Similarly, when building a character, think about what you want to be doing in the game and build a character to suit. If you know you want to be up front cleaving your foes and sucking up damage, then you should probably play a barbarian, not a bard. If you want to dynamically mess around with your character’s kit and have a something in your pocket for every challenge, you should probably play a wizard so you can tweak your spell selection. If you want to be Indiana Jones/Lara Croft, play a rogue, not a cleric. Think about what your character’s Cool Thing is, and build your character’s kit around that. (And let the other members of the group have their own Cool Thing. It’s not always your moment to shine!)

-The Gneech

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Jun 07 2016

Ghostbusters 5E: The Boys In Gray (First Pass)

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the_ghostbusters

So here we have some actually built PC Ghostbusters, representing Peter, Ray, Egon, and Winston as of the Sedgewick Hotel job (i.e., catching Slimer). The first thing I notice is that AC is very low across the board; I may give all the GB classes the “Add your Proficiency Bonus to AC” ability to compensate for this.

The Boys in Gray (First Pass)

Egon Spengler (Sedgewick Job) (CR ½; 100 XP)
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Medium humanoid (human) Brains 3, neutral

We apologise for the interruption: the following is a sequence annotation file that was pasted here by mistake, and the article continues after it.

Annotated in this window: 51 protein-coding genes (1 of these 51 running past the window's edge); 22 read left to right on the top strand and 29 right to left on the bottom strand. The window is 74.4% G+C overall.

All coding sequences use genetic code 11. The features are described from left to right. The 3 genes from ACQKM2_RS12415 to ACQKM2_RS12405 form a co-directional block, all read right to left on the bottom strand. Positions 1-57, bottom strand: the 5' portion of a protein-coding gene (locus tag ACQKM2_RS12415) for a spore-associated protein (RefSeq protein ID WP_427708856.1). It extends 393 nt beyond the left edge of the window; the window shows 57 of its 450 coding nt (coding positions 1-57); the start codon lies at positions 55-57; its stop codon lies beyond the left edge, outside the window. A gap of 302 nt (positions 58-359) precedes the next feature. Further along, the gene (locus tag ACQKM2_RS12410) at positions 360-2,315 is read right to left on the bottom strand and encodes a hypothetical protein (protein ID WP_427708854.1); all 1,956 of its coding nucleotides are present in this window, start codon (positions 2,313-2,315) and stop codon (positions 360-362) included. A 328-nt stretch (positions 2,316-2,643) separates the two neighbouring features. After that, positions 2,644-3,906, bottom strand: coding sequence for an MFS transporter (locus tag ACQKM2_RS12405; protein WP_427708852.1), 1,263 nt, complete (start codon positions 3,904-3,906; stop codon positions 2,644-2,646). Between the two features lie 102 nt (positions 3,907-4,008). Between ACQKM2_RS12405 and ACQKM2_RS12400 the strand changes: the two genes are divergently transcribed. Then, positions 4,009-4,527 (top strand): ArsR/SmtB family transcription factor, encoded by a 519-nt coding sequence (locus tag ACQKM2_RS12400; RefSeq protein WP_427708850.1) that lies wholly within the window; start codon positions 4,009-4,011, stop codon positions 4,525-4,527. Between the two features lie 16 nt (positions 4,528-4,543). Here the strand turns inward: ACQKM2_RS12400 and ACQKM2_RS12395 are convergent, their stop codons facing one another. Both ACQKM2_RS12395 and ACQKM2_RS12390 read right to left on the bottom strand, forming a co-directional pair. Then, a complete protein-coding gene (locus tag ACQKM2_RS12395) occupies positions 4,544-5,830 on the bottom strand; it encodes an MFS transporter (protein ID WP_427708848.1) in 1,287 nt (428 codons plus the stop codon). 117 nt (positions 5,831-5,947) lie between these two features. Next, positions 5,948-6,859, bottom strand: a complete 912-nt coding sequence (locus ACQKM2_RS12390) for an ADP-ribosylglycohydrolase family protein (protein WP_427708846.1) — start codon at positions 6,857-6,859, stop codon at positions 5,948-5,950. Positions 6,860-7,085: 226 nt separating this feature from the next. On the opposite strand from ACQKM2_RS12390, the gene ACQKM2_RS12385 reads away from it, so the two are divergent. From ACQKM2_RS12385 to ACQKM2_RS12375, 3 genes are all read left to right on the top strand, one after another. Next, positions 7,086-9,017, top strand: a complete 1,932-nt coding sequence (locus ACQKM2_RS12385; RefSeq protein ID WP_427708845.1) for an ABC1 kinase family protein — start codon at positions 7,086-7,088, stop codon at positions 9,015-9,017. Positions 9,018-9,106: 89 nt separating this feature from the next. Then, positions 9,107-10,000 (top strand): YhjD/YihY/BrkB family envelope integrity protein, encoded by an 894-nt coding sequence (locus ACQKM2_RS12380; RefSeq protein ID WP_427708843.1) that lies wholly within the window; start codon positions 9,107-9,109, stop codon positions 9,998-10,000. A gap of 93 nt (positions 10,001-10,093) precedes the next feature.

AC 12 (padded jumpsuit); hp 13 (3d6)
Speed 30’
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Str 11/+0; Dex 13/+1; Con 11/+0; Int 16/+3; Wis 15/+2; Cha 9/-1
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Saving Throws Intelligence +5, Wisdom +4
Skills Electronics +5, Investigation +5, Medicine +5, Occult +5, Parapsychology +7, Science +7
Proficiencies chemistry tools, electronics tools
Senses passive Perception 12
Languages English, Latin
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Discovery. Dr. Spengler invented the ghost containment technology that makes proton packs and ghost traps possible.
Expertise. Dr. Spengler adds double his proficiency bonus to Intelligence (Parapsychology) and Intelligence (Science) checks.
Inventor. Dr. Spengler has three prodigy-level gadget slots.
Know-It-All. Dr. Spengler adds ½ his proficiency bonus to any Intelligence check he makes that doesn’t already include his proficiency bonus (+1 at 3rd level).
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Actions
Proton Pack. Ranged Weapon Attack: +3 to hit, range 100/300, one target. Hit: 14 (3d8+1) radiant damage, capture.
Plan. Dr. Spengler can take an action to formulate a plan. He chooses up to six creatures (including himself) who can hear and understand him to include in the plan. In the next minute, each creature who is part of the plan may choose to roll a Ghost Die with their choice of any one attack roll or ability check per turn. He must complete a short or long rest before he can use this ability again.

Peter Venkman (Sedgewick Job) (CR ½; 100 XP)
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Medium humanoid (human) Wits 3, chaotic good
AC 11 (padded jumpsuit); hp 20 (3d8+3)
Speed 30’
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Str 10/+0; Dex 11/+0; Con 12/+1; Int 14/+2; Wis 8/-1; Cha 16/+3
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Saving Throws Dexterity +2, Charisma +5